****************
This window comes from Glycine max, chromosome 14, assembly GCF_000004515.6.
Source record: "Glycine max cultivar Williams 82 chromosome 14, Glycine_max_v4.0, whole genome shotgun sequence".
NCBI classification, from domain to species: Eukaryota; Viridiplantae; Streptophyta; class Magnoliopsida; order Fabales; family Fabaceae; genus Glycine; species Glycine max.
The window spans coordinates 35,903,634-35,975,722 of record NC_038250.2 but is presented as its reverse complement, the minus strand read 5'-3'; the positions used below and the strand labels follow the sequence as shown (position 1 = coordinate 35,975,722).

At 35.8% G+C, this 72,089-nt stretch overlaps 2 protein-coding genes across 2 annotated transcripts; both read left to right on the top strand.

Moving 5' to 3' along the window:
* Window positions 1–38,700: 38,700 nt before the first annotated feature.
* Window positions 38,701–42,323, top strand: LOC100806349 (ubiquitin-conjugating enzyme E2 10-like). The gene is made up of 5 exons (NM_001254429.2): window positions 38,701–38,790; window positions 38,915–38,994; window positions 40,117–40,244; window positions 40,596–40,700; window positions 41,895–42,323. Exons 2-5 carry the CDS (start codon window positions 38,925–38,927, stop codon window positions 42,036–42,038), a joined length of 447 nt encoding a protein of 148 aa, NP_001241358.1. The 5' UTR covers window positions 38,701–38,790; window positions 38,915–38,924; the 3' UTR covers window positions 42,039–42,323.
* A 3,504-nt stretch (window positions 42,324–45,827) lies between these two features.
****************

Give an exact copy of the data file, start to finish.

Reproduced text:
This window comes from Glycine max, chromosome 14, assembly GCF_000004515.6.
Source record: "Glycine max cultivar Williams 82 chromosome 14, Glycine_max_v4.0, whole genome shotgun sequence".
NCBI classification, from domain to species: Eukaryota; Viridiplantae; Streptophyta; class Magnoliopsida; order Fabales; family Fabaceae; genus Glycine; species Glycine max.
The window spans coordinates 35,903,634-35,975,722 of record NC_038250.2 but is presented as its reverse complement, the minus strand read 5'-3'; the positions used below and the strand labels follow the sequence as shown (position 1 = coordinate 35,975,722).

At 35.8% G+C, this 72,089-nt stretch overlaps 2 protein-coding genes across 2 annotated transcripts; both read left to right on the top strand.

Moving 5' to 3' along the window:
* Window positions 1–38,700: 38,700 nt before the first annotated feature.
* Window positions 38,701–42,323, top strand: LOC100806349 (ubiquitin-conjugating enzyme E2 10-like). The gene is made up of 5 exons (NM_001254429.2): window positions 38,701–38,790; window positions 38,915–38,994; window positions 40,117–40,244; window positions 40,596–40,700; window positions 41,895–42,323. Exons 2-5 carry the CDS (start codon window positions 38,925–38,927, stop codon window positions 42,036–42,038), a joined length of 447 nt encoding a protein of 148 aa, NP_001241358.1. The 5' UTR covers window positions 38,701–38,790; window positions 38,915–38,924; the 3' UTR covers window positions 42,039–42,323.
* A 3,504-nt stretch (window positions 42,324–45,827) lies between these two features.